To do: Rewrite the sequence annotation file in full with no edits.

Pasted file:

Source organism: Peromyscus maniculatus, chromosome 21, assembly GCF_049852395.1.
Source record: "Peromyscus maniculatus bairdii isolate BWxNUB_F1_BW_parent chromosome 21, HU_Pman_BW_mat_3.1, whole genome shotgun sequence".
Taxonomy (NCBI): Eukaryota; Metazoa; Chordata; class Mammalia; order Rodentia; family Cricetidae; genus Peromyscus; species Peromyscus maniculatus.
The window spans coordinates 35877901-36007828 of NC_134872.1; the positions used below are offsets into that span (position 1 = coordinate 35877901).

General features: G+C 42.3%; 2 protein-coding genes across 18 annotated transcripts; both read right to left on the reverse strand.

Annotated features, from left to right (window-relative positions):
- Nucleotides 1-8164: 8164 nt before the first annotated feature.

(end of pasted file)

Source organism: Peromyscus maniculatus, chromosome 21, assembly GCF_049852395.1.
Source record: "Peromyscus maniculatus bairdii isolate BWxNUB_F1_BW_parent chromosome 21, HU_Pman_BW_mat_3.1, whole genome shotgun sequence".
Taxonomy (NCBI): Eukaryota; Metazoa; Chordata; class Mammalia; order Rodentia; family Cricetidae; genus Peromyscus; species Peromyscus maniculatus.
The window spans coordinates 35877901-36007828 of NC_134872.1; the positions used below are offsets into that span (position 1 = coordinate 35877901).

General features: G+C 42.3%; 2 protein-coding genes across 18 annotated transcripts; both read right to left on the reverse strand.

Annotated features, from left to right (window-relative positions):
- Nucleotides 1-8164: 8164 nt before the first annotated feature.